Adults $12-$15 a meal
Kids $8-$10 a meal
Adults and Kids $5 for a snack x 2 per person = $10 a person
***If you eat breakfast at the hotel, (whether it’s provided by the hotel for free or if you bring muffins or oatmeal from home), you can expect a family of 4 (2 adults, 2 children) to spend $130 a day on lunch, dinner and 2 snacks per person. Add in money for alcohol/soda if desired.
Formula used: I came to $130 by including the lowest range for lunch and the highest for dinner for both adults and kids. For example: Adult $12 lunch + $15 dinner + $10 snacks = $37 for an adult for the day.
Adults $20-$35 a meal
Kids $10-$15 a meal
Adults and Kids $5 for a snack x 2 snacks per person = $10 a person
***If you eat breakfast at the hotel (whether it’s provided by the hotel for free or if you bring muffins or oatmeal from home), you can expect a family of 4 (2 adults, 2 children) to spend $200 a day on lunch, dinner and 2 snacks per person. Add in money for alcohol/soda if desired.
Formula used: I came to the $200 by including the lowest range for lunch and the highest for dinner for both adults and kids. For example: Adult $20 lunch + $35 dinner + $10 snacks = $65 for an adult for the day. *You can estimate about $35 for a character meal, so substitute that for the dinner I included and have a $20 lunch to stay within this budget.
Adults and Kids $5 for a snack x 2 snacks per person = $10 a person
***If you eat three meals on site, you can expect a family of 4 (2 adults, 2 children) to spend $428 on breakfast, lunch, dinner and 2 snacks per person. Add in money for alcohol if desired.
Formula used: I came to the $428 by including the lowest range for breakfast and lunch and the highest for dinner for both adults and kids. For example: Adult $40 breakfast + $40 lunch + $60 dinner + $ 10 snacks = $150 for an adult for the day.
It was everything you’re thinking of and more.
So much more on my experiences there and at 1901 in this post.
Off The Menu Items
Off the Menu items are things you can order in the parks that are not on the printed or published menu. As I find “off the menu” options in the parks, I’ll share them here.
Check this post for some off-the-menu goodies, too.
*Golden Horseshoe Saloon, Disneyland: Ice Cream Nachos – 3 scoops of ice cream on top of a bed of broken waffle cone pieces topped with whipped cream, chocolate chips and a cherry. A steal at $5.99! Plenty to share.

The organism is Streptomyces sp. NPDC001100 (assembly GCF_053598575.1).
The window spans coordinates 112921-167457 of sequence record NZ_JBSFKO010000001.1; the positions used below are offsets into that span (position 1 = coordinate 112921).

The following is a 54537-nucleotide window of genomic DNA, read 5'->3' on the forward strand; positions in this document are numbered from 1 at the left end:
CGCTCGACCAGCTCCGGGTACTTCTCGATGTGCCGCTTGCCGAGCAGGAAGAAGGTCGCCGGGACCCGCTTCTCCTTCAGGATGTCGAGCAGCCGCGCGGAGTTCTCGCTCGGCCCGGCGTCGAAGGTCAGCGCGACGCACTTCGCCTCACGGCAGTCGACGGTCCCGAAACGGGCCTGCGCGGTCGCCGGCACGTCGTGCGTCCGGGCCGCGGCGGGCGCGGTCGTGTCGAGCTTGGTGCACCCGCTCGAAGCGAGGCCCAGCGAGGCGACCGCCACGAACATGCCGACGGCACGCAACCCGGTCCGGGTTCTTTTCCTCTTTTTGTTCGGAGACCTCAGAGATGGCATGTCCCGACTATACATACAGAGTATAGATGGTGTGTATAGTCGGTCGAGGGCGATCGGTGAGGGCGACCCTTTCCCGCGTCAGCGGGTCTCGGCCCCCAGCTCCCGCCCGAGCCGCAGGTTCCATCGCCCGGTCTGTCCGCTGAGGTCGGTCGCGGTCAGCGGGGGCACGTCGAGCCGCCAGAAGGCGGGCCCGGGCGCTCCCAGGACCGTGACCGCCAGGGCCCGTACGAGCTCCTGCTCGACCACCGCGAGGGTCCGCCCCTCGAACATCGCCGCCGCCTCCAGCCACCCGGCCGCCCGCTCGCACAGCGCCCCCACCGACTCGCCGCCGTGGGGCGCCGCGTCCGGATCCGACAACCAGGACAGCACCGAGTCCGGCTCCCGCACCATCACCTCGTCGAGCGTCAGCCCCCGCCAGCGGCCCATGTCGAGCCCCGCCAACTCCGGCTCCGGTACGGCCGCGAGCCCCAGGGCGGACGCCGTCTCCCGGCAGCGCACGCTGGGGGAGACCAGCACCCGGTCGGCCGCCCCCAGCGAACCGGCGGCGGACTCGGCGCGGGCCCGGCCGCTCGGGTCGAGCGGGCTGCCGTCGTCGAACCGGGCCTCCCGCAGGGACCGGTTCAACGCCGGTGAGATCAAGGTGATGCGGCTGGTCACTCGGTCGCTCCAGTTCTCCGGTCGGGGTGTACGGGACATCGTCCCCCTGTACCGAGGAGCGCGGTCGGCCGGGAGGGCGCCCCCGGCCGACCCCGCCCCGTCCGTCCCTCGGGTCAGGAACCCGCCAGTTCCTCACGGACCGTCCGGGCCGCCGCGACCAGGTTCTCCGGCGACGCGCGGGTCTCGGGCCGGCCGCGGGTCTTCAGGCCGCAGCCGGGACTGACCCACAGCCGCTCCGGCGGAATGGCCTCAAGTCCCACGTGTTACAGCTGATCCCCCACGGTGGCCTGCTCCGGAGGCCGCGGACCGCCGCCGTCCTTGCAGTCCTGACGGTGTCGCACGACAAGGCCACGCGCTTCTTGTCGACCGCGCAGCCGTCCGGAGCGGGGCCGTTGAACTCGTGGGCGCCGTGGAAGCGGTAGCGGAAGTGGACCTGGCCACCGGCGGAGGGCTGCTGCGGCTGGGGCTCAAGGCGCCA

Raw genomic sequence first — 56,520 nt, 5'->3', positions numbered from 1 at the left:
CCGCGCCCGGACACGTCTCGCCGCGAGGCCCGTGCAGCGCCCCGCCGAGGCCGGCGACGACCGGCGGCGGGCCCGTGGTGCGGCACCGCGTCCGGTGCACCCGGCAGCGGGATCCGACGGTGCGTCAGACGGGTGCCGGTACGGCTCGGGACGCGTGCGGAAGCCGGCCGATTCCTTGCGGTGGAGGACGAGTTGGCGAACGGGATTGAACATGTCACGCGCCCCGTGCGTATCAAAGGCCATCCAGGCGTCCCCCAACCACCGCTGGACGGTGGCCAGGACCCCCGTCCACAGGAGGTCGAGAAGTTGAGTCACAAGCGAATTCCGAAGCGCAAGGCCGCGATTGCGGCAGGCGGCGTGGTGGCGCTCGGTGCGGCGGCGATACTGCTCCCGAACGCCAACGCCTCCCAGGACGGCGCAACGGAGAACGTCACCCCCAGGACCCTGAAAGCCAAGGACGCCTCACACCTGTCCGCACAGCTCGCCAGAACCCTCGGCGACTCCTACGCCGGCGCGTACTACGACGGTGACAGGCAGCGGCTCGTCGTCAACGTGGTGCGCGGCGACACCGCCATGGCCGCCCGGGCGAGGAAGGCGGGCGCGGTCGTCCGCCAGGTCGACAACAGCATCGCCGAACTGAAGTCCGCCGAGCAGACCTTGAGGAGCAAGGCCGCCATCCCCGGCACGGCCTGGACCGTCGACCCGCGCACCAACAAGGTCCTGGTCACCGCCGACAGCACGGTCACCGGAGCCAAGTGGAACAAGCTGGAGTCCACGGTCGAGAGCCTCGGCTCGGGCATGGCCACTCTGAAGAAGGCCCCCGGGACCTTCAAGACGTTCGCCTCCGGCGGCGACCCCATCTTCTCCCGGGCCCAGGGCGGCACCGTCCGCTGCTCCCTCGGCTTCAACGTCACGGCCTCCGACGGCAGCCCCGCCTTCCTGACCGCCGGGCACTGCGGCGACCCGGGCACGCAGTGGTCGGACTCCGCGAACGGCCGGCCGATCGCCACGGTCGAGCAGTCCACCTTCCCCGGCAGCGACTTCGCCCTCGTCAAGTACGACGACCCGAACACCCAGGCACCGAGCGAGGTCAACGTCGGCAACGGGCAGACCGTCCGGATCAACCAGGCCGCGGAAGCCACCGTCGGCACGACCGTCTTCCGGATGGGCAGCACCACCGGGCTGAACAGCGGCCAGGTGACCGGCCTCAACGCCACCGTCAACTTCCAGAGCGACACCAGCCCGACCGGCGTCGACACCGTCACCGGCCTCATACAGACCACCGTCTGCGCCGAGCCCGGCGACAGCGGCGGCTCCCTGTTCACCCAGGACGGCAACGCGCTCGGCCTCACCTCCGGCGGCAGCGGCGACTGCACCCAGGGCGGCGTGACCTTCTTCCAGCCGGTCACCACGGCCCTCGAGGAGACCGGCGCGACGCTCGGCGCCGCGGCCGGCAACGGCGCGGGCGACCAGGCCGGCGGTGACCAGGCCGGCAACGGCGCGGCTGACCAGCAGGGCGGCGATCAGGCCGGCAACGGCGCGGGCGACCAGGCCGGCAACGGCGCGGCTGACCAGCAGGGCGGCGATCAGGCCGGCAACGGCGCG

*Stage Door Cafe, Disneyland: Mozzarella Sticks – Served with apples or French Fries. $8.99.
*Not pictured and not technically “off the menu” – At the Pacific Wharf Cafe in California Adventure, you can ask to have your Sourdough Bread Bowl filled with mac-n-cheese instead of soup for $10.49. At Hungry Bear Restaurant in Disneyland, you can ask for Chili Cheese Fries for $3.25.
White Water Snacks, The Grand Californian Hotel: Carnitas Nachos – The Carnitas is so, so delicious. You can have it served on a burger, too. $8.99.
*Also, at Steakhouse 55, you can put in special requests for the following sides:
- Crispy Spinach
- Sautéed Mushrooms
- Tempura Green Beans
Other Dining Tips
*There are three restaurants in Disneyland and one in California adventure that most guests believe allow free refills, simply because you fill your cup yourself. Technically, Disneyland Resort Restaurants do not allow refills due to county-controlled restrictions. Guests refilling their own cups brings in germs and can cause illness. Cast members may stop you from refilling. Those restaurants include (at DLR): Redd Rockett’s Pizza Port, The Plaza Inn, and Rancho del Zocalo; (at DCA): Boardwalk Pizza.
*My favorite family snack to feed many people all at once can be found at the Pacific Wharf Cafe in California Adventure. For around $8, you can purchase a Mickey shaped sourdough bread bigger than a Frisbee. The restaurant will give you all the butter you want. We often sit down on the patio near the cafe to enjoy some of the bread and then pack it up to share later. It’s easy to break off pieces for little ones in strollers, too. It’s sold to you already wrapped in a bag for easy storage. Here is what it looks like:
*I consider a few meals in the parks to be easily shared between two people. They include:
- French Market in New Orleans Square, Disneyland: French Market Chicken – Oven roasted half chicken, mashed potatoes, veggies and bread. $14.49.
- Cafe Orleans in New Orleans Square, Disneyland: Monte Cristo Sandwich – Turkey, Ham and Swiss (or the cheese only variation) Sandwich fried in a light batter and dusted with powdered sugar. Served with a berry puree for dipping. Order this sandwich with the Pommes Frites. Monte Cristo is $19.00. Pommes Frites are $7.00.
From Big Thunder Mountain BBQ (RIP):
Goofy’s Kitchen favorites:
From Annual Passholder hand outs: